Leicaflex SL2: a review
In 1974, Leica released the third and last Leicaflex camera, the SL2. It replaced the Leicaflex&SL as the flagship of its R-camera system. The Leicaflex SL2 has a meter with much greater sensitivity than the SL, shows a flatter design of the camera top, offers lens aperture and meter illumination in the viewfinder, features a split-image focusing aid, and has a hot shoe. Also, the SL2 has a re-oriented mirror that makes it possible to mount lenses with less clearance, notably those that had been designed and manufactured by Minolta for Leica (Fisheye-Elmarit-R 16mm, Elmarit-R 24mm, and the Vario-Elmar-R 80-200 f/4.5).
Like its predecessors in the Leicaflex line, the SL2 was a precision-crafted, robust tool aimed at professional or enthusiast photographers. Compared to the original Leicaflex, the SL2 offered TTL-metering, a full-focusing viewscreen with split-image focusing aid, and a hot shoe for flash control. It remained a manual operation camera, but one that many loved to use because of its simplicity, reliability, and viewfinder-brightness. It was reported that Leitz lost money on every SL2 they sold, due largely to the high cost of producing the sophisticated shutter. As a result, the camera remained in Leica's product catalog only for two years. It was replaced in 1976 by the Leica R3, which was a result of Leica's cooperation with Minolta and featured an electronically-timed shutter and exposure automation.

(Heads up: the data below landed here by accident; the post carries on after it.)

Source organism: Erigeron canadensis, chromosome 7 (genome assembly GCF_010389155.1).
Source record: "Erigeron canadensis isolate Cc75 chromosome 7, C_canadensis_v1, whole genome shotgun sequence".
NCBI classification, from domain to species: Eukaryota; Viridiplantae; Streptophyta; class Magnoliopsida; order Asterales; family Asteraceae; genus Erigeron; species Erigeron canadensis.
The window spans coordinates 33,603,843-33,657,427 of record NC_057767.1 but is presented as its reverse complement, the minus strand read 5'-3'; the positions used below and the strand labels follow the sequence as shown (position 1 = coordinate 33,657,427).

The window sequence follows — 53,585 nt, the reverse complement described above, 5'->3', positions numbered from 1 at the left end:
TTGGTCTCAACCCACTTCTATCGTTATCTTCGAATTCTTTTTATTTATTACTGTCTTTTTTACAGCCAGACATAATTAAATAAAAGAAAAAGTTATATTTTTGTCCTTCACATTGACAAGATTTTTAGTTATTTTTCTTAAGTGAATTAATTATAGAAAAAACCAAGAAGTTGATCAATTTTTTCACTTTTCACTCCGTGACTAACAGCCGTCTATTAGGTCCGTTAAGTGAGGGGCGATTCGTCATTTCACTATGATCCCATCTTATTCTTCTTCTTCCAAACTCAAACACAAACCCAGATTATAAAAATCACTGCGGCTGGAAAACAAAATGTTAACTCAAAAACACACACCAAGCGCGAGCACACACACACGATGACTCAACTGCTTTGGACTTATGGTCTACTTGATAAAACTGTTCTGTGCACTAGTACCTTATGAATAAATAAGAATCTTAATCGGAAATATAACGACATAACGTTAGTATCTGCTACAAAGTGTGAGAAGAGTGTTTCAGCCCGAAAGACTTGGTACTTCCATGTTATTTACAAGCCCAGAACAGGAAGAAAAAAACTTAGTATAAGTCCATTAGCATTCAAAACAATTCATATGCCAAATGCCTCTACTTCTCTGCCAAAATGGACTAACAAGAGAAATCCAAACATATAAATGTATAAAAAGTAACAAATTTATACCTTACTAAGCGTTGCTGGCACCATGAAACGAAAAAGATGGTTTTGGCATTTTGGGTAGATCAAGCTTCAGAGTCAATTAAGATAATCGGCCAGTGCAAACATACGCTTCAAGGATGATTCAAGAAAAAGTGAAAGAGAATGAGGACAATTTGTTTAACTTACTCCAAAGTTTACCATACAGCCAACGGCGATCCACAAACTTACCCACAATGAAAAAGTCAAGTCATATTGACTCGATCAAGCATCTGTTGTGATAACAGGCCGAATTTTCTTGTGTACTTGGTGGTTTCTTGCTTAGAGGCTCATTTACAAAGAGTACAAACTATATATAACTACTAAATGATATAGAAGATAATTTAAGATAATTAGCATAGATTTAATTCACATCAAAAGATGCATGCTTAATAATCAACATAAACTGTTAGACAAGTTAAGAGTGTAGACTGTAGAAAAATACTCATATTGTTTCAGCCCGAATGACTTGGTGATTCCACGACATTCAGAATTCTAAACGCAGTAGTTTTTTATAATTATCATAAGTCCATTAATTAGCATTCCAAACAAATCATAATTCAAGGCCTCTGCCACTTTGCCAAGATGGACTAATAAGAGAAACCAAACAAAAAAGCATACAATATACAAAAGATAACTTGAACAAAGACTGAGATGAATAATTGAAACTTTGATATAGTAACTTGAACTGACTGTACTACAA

The Leicaflex SL2 was available in chrome and black finish. It shared many of its specifications with its immediate predecessor. In particular, the SL2 inherited the TTL-spot metering system ("Selective Light metering") from the SL. The CdS metering cell was powered by a 625 mercury battery. The metering-light passes through a semi-silvered area in the reflex mirror and is reflected by a secondary mirror to the meter cell that sits on the bottom of the mirror box. Exposure is set by lining up the meter's needle and the follow pointer in the viewfinder.
The SL2 features a full-focusing viewscreen, composed of coarse microprisms and a split-image focusing tool in the central area, and fine microprisms on the remainder of the screen. This normal viewscreen can be exchanged, if desired, for a plain matte viewscreen. The Leicaflex SL2 has a DOF-preview function, but does not offer the possibility to lock up the mirror for vibration-free long exposure photography. The viewfinder eyepiece on the SL2 does not have an adjustable diopter correction, but Leitz offered correction lenses as optional accessories.
The shutter on the Leicaflex SL2 is mechanically-timed, and consists of horizontal-travel rubberized cloth. It offers speeds from 1 to 1/2000 sec, plus bulb mode ("B"). The flash sync speed is 1/100 sec.